The former director of South Carolina’s youth prisons agency says she’s proud of how far the agency has come in the last ten years.
Department of Juvenile Justice director Margaret Barber will officially step down Friday after more than four decades at the agency — including the last four years at the helm.
“After you’ve worked in state government for 45 years, it’s probably time to go enjoy a little bit of life outside of work,” she told South Carolina Radio Network earlier this month. “And I’ve worked for so long, it was just a decision that I struggled with. But I finally decided it was probably time to give time to grandchildren and see more sunsets and sunrises than I see now.”
Barber is rare among Cabinet directors in that she spent her entire career at the same agency, first starting as a juvenile probation officer in 1968. She eventually worked her way up through the department, becoming the York County director, regional administration for the Upstate, and then chief of staff to former DJJ Director Bill Byars.
When Byars left the agency to move to the Department of Corrections in 2011, Gov. Nikki Haley stayed in-house to promote Barber. For Barber, it was a reward for more than four decades at the same agency.
But she did not initially even plan on working in juvenile justice. “I took it as we all take jobs when we first get out of college,” Barber said. “We take our first job because we’re anxious to get an apartment, to get a car, and we’re anxious to be on our own. So I took the first job that I was called for… and never had any idea that it would lead to this.”
She has seen a turnaround in morale at the massive agency with more than 1,400 employees and 1,800 volunteers statewide. Ten years ago, DJJ was in the process of settling a lawsuit that claimed the agency was keeping minors below constitutionally minimum levels. Its funding was about to be slashed during the economic downturn in the latter half of the decade. State leaders have given former agency director Bill Byars much credit for restoring public confidence in the agency, but Barber was recognized.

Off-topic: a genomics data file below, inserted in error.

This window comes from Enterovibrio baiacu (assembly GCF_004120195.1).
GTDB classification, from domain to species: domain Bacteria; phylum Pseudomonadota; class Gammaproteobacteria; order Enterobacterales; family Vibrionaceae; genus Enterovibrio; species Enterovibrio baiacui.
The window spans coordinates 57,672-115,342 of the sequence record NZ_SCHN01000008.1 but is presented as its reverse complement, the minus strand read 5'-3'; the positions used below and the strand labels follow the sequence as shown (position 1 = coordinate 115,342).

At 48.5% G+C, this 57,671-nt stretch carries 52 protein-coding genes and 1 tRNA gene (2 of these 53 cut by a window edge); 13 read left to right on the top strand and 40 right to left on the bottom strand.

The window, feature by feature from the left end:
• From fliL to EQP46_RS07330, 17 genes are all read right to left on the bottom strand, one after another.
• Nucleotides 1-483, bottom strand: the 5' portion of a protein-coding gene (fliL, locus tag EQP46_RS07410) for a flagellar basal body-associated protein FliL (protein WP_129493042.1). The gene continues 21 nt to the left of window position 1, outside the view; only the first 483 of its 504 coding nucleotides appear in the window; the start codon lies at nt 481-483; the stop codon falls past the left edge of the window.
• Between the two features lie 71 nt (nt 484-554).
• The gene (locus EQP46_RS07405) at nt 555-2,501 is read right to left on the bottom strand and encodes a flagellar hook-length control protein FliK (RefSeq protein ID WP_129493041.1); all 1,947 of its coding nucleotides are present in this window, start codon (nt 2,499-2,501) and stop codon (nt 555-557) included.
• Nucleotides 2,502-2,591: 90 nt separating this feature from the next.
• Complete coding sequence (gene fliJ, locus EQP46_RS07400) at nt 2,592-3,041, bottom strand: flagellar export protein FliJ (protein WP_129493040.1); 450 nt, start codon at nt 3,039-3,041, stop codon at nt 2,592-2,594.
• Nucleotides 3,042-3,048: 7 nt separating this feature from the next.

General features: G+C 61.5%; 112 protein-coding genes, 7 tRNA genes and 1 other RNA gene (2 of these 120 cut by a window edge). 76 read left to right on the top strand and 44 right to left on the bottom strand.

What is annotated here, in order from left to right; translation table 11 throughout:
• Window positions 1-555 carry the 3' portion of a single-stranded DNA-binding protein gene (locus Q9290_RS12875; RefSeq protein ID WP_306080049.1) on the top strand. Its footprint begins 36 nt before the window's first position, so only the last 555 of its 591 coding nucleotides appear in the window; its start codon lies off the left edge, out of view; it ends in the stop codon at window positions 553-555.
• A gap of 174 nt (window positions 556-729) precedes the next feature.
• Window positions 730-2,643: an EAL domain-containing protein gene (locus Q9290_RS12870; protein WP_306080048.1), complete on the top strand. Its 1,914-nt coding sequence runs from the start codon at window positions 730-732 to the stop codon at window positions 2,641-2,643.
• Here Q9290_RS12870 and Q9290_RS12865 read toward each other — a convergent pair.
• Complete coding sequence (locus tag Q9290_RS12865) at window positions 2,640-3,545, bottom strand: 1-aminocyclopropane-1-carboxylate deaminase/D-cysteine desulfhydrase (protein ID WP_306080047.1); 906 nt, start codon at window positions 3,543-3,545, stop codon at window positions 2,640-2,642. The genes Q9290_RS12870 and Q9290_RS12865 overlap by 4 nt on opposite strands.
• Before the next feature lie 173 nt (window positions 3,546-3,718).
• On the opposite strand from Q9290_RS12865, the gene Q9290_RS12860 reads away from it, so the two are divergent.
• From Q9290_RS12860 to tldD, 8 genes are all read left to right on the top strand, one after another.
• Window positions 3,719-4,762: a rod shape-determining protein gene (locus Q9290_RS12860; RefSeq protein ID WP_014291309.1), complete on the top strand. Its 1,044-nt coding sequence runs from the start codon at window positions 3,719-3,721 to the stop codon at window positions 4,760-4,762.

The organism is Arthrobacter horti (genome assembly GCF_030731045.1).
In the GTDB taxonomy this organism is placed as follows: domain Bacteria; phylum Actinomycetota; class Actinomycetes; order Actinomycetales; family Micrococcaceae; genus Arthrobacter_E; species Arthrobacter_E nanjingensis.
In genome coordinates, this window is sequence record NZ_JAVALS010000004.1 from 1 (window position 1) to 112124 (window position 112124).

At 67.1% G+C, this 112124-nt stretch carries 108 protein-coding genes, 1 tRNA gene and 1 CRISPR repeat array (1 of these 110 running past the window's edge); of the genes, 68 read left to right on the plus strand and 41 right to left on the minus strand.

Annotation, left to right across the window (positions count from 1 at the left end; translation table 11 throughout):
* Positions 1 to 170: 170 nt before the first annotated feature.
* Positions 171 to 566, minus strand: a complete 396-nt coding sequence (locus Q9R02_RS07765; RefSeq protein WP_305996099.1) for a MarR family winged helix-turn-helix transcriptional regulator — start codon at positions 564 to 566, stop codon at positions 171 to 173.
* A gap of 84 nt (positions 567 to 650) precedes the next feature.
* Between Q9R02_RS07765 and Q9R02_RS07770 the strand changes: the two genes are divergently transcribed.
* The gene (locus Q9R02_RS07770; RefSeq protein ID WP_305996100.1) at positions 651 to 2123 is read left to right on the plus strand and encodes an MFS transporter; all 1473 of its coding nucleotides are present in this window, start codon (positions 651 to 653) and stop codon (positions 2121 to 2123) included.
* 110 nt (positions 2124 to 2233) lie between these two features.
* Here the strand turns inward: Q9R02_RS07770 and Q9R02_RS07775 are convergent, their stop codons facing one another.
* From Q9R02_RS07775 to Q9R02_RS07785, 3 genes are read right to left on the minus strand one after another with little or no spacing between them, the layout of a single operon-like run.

Gov. Haley praised Barber’s and Byars’ work as “one of the biggest success stories in the country,” when she promoted her in 2011.
Barber has largely held the course since taking over. She said the biggest factors in the agency’s success have been more resources this decade, helped by a partnership with other agencies that she says did not exist while she was working in the agency’s lower tiers.
One noticeable difference has been in job training. The Haley Administration has focused on improving the state’s business climate across all agencies as it tries to recruit industry to South Carolina. DJJ is no exception. Workforce development and job readiness have been a much more prominent part of the agency’s rehabilitation the past four years. That includes the 2012 opening of the Store of Hope in Columbia, which sells an array of products to the public that were crafted by juveniles living in the DJJ system, and a Job Readiness Training Center that opened in 2013.
“We know the importance of a job when they go home,” he said. “If they have a job, then they have some money in their pocket. They’re less likely to get involved in the criminal justice system if they have some kind of gainful employment.”
Haley has not yet named a successor to replace Barber, who revealed her plans to leave in mid-November.
As for Barber, the Fort Mill native said she has no immediate plans for the next chapter in her life beyond spending more time with her family. She told the Rock Hill Herald that she expects to stay active with consulting work even after leaving DJJ.